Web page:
NATIONAL FEATURES


How to Cut Bermuda



Houston, Texas: “I never have to cut bermuda when I’m in Houston. However, I can’t go back to my home in Galveston, so I’m stuck in Dallas.

“I’ve already picked up four customers up here and hit two of them yesterday.

“The first customer’s grass was about 8 inches tall. I had to mow this stuff twice for the simple fact that when I run over this grass it just seems to lay down. It’s so stringy, it doesn’t seem to want to cut.

“I’m hoping it’s because of the length of the grass. St. Augustine is much easier to cut in my opinion, but maybe it’s because I haven’t had the chance to cut a maintained yard yet.

“I know it’s supposed to be cut much shorter than St. Augustine, but I haven’t had that opportunity yet. Any tips would be appreciated, though.

The second customer had 3 to 4-foot-tall grass in his back yard. About 4,000 square feet. Took me a little under two hours to cut.

“I would normally not pick up jobs like that, but then again, I only have two changes of clothes and my lawn equipment. I gotta make money somehow ...”

Muskogee, Okla.: “I’m approximately 250 miles north of Dallas and we have bermudagrass here, too. I cut mine at 3.25 inches, but I do it at least once a week, and twice when it is really growing fast.

“With that grass 8 inches tall, and especially 3 to 4 feet tall if you do get it cut down, what remains is going to be brown. I wouldn’t be surprised if that 3 to 4-foot-tall stuff is stringy and patchy with bare spots, too.

“Cut slowly and have sharp blades in those conditions with that high grass. Oh, and be careful of what may have been left in that grass, like bricks, steel rods or ?”

Oklahoma: “Eight-inch-tall bermuda shouldn’t just lay over. You sure it wasn’t fescue? I can mulch bermuda that high with one pass usually.”

Destin, Fla.: “Hate the stuff. Like cutting Jell-O at that height. Should be cut at 2 or a little lower. Take it down slowly to that as you will have nothing but brown grass. This time of year try a low N and some iron to green it up.”

Mississippi: “That’s some high bermuda you’re talking about. You sure it’s not something else.

“Anyway, you’ll need to bag it up. With that much material, even if you mulch, it’s gonna cover the grass and bad things will happen. Cut it down gradually, don’t shock it down from 8 inches to 2 inches in one sweep.

“It does like to be cut low, and now, towards the end of the season, 2 inches should do. I don’t know how hot it gets in Texas, but have no fear, this grass is really resistant to drought. By the way, how were you doing with that storm running about?”

Mississippi: “Oh, and it’s not that stringy unless when sort of ‘half dry.’ Keep the blades sharp and it’s no big deal.

“For trimming, tilt the head just a bit so the tip of the string does the work. Twisted line works really well, and drop the revs to a 1/2 to prevent down blow. Can be cut just as nicely as any grass.”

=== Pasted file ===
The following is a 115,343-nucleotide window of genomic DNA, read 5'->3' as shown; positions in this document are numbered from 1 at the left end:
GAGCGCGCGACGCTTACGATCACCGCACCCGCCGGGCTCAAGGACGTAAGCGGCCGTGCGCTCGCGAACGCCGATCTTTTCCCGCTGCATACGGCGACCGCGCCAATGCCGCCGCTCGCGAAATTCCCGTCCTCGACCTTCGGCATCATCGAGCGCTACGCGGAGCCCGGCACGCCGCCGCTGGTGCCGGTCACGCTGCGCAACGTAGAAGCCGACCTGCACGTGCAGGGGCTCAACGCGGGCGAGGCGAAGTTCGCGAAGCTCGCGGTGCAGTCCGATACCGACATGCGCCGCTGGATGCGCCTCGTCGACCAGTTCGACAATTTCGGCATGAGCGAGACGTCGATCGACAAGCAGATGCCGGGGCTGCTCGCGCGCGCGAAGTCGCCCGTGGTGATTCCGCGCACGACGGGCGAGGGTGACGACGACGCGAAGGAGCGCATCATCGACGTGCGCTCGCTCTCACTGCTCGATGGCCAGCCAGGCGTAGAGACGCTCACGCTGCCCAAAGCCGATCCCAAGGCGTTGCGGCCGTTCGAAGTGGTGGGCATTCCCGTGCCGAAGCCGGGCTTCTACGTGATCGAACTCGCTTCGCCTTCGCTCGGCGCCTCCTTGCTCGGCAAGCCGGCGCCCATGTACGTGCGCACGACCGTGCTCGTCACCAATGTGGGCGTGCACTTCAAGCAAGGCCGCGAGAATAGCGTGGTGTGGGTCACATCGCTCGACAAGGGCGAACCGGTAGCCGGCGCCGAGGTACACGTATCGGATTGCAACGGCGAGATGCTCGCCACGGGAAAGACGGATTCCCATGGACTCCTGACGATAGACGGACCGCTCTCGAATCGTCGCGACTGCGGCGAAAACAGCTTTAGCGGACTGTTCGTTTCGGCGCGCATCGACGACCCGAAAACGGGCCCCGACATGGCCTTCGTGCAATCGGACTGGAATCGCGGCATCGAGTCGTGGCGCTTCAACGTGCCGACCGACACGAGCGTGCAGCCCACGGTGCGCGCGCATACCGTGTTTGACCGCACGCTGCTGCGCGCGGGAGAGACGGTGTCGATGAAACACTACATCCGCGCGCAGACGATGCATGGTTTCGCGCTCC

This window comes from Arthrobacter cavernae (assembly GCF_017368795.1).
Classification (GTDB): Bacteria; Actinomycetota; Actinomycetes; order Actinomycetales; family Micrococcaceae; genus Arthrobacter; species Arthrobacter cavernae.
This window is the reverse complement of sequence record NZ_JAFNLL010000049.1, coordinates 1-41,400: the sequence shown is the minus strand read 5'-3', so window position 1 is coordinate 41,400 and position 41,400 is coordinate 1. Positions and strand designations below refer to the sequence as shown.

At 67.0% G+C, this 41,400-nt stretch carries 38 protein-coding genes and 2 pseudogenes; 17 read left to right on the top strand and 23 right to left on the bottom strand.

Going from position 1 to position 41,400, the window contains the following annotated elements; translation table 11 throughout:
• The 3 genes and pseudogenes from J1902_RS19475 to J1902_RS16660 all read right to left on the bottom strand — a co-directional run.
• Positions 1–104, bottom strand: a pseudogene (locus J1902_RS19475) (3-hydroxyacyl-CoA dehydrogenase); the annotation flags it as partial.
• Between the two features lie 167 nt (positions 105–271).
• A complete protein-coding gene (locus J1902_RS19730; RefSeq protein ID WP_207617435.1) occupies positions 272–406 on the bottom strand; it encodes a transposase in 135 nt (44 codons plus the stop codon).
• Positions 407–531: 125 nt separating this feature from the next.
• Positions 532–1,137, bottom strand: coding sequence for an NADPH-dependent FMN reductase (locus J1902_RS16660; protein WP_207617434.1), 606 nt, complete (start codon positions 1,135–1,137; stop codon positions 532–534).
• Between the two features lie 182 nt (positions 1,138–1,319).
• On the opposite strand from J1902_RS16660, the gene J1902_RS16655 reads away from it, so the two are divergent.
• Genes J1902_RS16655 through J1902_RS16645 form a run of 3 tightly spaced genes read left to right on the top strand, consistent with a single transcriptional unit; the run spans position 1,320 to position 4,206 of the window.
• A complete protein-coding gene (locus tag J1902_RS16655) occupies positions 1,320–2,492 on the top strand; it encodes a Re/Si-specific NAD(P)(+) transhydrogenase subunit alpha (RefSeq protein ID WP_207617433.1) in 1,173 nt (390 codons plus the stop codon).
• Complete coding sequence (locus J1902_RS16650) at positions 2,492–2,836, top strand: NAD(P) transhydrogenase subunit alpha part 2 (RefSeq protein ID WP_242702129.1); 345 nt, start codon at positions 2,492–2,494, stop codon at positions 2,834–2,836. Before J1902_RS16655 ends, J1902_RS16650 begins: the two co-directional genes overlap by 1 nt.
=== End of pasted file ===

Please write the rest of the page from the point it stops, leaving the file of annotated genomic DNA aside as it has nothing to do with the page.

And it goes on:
Houston, Texas: “Yeah, it’s definitely bermuda. I had another lawn today that had about 6 to 8 inches of growth, however, it cut great.

“The difference I have noticed is that the one I mowed today was much more dense and greener than the one yesterday. I think it is just more difficult when the lawn is dried out more and the grass is less dense, although tall.

“I cut both of these at 3.5 inches with browning in mind and will drop the height on the next cuts.”

Spring Hill: “Sorry to hear you have been displaced, but it’s good to know you are safe and making a few bucks. Bermuda can be scalped down to the brown, and it should green up within a week or two with water. Bermudagrass has a long stalk and a short leaf blade. Common and seashore bermudagrasses are grown here for hay stock, and will grow to an excess of 3 to 4 feet. Scalp them down if your customers don’t mind the brown for a week or two.”

Hampton, Ga.: “I agree. Three to 4 inches is too high for bermuda. I like to keep is at 1.5 to 1.75 inches for common bermudagrass, and 1.25 to 1.5 inches for hybrid varieties. Cut it every week if you can, but don’t go any longer than 10 days by any means, otherwise, you’ll cut off most of the green shoot and be left with just the brown crowns.”

Atlanta, Ga.: “Everyone always says that you are supposed to cut your bermuda very low for it to look good. This is the furthest thing from the truth. It may be healthier for the lawn, but most homeowners are not willing to pay for that type of service. The recommended height is about 1 to 1.5 inches, but its really hard, almost impossible, to keep this grass at this height, especially when fertilized and watered regularly. The only way that is possible is if you mow the lawn like every three to four days.”

“In Your Own Words” is contributed from the lawn and landscape forum at www.lawnsite.com. Visit them, and join in the discussions.